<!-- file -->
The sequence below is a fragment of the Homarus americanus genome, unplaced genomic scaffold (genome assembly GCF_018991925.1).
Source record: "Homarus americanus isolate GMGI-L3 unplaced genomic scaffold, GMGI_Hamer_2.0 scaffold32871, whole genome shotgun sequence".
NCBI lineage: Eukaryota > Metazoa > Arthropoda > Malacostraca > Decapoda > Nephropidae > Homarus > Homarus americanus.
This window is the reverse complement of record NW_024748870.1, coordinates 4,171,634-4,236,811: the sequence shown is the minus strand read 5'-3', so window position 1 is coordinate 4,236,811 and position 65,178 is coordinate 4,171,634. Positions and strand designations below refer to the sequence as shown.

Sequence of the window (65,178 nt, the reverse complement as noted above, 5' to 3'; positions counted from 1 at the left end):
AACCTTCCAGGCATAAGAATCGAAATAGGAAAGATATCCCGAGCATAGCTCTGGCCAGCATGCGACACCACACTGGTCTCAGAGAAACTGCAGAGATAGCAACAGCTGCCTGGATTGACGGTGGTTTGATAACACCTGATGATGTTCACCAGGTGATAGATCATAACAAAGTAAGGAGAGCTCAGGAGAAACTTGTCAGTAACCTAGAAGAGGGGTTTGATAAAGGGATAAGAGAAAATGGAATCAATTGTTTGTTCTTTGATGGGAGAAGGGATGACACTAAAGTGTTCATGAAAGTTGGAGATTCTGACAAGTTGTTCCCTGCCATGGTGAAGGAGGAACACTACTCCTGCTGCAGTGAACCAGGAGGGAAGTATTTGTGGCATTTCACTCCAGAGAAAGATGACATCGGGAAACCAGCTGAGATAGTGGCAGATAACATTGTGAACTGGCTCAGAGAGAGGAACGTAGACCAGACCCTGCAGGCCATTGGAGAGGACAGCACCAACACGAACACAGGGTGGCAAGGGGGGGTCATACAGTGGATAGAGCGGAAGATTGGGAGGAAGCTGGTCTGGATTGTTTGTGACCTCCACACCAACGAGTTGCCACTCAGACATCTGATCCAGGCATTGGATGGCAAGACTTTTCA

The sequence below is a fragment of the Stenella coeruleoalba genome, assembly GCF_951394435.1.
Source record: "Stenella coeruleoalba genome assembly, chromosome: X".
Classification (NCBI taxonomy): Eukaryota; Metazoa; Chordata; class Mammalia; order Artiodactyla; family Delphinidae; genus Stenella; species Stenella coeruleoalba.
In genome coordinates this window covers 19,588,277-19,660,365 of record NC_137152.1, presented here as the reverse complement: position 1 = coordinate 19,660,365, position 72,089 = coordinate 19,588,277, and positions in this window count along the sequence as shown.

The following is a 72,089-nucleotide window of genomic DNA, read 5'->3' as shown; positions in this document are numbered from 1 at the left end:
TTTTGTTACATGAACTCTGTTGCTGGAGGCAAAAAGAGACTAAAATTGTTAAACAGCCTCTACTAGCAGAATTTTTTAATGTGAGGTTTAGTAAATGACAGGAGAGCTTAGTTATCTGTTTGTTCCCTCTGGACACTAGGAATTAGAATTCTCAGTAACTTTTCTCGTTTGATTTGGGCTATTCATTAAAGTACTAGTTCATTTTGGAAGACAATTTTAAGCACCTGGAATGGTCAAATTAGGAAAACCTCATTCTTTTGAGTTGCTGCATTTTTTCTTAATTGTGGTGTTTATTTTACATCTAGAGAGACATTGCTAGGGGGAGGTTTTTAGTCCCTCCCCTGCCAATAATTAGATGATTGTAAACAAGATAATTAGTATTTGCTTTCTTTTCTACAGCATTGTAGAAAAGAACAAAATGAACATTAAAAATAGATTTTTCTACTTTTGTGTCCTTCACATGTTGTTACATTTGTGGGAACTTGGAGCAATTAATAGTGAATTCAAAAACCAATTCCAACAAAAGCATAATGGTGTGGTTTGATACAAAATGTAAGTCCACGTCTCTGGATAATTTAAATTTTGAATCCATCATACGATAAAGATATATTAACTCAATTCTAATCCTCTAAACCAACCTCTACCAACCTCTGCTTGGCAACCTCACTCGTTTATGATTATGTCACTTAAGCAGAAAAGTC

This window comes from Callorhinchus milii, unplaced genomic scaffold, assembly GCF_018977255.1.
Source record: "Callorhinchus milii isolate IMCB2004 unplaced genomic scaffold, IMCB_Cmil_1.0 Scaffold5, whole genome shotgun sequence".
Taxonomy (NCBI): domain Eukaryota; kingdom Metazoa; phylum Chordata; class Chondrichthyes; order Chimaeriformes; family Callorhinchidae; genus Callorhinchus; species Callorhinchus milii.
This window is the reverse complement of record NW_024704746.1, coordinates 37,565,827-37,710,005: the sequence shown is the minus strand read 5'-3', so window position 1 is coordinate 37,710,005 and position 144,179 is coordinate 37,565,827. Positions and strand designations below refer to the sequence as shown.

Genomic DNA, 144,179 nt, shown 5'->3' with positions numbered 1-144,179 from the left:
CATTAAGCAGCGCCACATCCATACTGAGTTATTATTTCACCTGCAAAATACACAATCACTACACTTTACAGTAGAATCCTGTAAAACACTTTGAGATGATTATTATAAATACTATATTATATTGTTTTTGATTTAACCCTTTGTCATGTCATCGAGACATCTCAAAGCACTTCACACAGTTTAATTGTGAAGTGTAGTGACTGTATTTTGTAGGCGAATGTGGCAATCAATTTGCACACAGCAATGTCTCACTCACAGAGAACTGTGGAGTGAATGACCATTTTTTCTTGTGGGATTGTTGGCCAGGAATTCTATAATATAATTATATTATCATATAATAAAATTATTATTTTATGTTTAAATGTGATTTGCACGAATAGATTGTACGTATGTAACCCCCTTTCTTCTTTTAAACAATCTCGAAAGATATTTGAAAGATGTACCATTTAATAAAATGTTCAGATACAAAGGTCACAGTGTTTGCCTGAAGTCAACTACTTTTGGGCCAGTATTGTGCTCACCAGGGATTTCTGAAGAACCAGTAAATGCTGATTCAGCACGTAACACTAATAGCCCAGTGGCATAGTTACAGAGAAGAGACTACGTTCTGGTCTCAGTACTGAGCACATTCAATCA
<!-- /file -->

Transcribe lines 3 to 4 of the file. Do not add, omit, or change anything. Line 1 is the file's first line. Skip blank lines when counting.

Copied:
NCBI lineage: Eukaryota > Metazoa > Arthropoda > Malacostraca > Decapoda > Nephropidae > Homarus > Homarus americanus.
This window is the reverse complement of record NW_024748870.1, coordinates 4,171,634-4,236,811: the sequence shown is the minus strand read 5'-3', so window position 1 is coordinate 4,236,811 and position 65,178 is coordinate 4,171,634. Positions and strand designations below refer to the sequence as shown.